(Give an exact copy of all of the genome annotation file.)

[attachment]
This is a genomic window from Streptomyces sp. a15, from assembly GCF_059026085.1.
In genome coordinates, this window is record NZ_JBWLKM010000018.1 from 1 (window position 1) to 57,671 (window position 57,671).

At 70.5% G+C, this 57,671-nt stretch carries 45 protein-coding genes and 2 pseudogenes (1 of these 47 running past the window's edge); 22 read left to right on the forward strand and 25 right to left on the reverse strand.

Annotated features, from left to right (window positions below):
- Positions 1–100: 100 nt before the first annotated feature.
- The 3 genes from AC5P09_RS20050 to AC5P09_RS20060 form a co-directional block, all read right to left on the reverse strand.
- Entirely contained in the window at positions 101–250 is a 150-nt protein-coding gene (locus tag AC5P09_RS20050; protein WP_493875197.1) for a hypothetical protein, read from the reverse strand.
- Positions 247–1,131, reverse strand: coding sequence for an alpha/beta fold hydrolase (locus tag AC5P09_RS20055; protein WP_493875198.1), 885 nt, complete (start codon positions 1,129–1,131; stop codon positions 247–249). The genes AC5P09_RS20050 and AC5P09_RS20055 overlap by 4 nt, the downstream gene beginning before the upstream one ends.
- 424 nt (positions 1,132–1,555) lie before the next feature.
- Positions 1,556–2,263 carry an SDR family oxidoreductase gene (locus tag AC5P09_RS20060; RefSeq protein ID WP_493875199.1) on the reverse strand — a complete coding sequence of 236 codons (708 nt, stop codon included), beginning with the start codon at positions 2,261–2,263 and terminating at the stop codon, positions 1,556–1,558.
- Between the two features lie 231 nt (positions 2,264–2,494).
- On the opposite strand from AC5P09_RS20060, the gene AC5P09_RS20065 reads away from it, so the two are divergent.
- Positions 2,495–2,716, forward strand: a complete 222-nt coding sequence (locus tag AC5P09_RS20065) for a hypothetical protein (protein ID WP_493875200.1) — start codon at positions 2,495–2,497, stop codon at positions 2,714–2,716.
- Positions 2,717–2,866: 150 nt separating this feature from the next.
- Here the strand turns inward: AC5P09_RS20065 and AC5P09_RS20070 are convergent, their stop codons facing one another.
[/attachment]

This is a genomic window from Streptomyces sp. a15, from assembly GCF_059026085.1.
In genome coordinates, this window is record NZ_JBWLKM010000018.1 from 1 (window position 1) to 57,671 (window position 57,671).

At 70.5% G+C, this 57,671-nt stretch carries 45 protein-coding genes and 2 pseudogenes (1 of these 47 running past the window's edge); 22 read left to right on the forward strand and 25 right to left on the reverse strand.

Annotated features, from left to right (window positions below):
- Positions 1–100: 100 nt before the first annotated feature.
- The 3 genes from AC5P09_RS20050 to AC5P09_RS20060 form a co-directional block, all read right to left on the reverse strand.
- Entirely contained in the window at positions 101–250 is a 150-nt protein-coding gene (locus tag AC5P09_RS20050; protein WP_493875197.1) for a hypothetical protein, read from the reverse strand.
- Positions 247–1,131, reverse strand: coding sequence for an alpha/beta fold hydrolase (locus tag AC5P09_RS20055; protein WP_493875198.1), 885 nt, complete (start codon positions 1,129–1,131; stop codon positions 247–249). The genes AC5P09_RS20050 and AC5P09_RS20055 overlap by 4 nt, the downstream gene beginning before the upstream one ends.
- 424 nt (positions 1,132–1,555) lie before the next feature.
- Positions 1,556–2,263 carry an SDR family oxidoreductase gene (locus tag AC5P09_RS20060; RefSeq protein ID WP_493875199.1) on the reverse strand — a complete coding sequence of 236 codons (708 nt, stop codon included), beginning with the start codon at positions 2,261–2,263 and terminating at the stop codon, positions 1,556–1,558.
- Between the two features lie 231 nt (positions 2,264–2,494).
- On the opposite strand from AC5P09_RS20060, the gene AC5P09_RS20065 reads away from it, so the two are divergent.
- Positions 2,495–2,716, forward strand: a complete 222-nt coding sequence (locus tag AC5P09_RS20065) for a hypothetical protein (protein ID WP_493875200.1) — start codon at positions 2,495–2,497, stop codon at positions 2,714–2,716.
- Positions 2,717–2,866: 150 nt separating this feature from the next.
- Here the strand turns inward: AC5P09_RS20065 and AC5P09_RS20070 are convergent, their stop codons facing one another.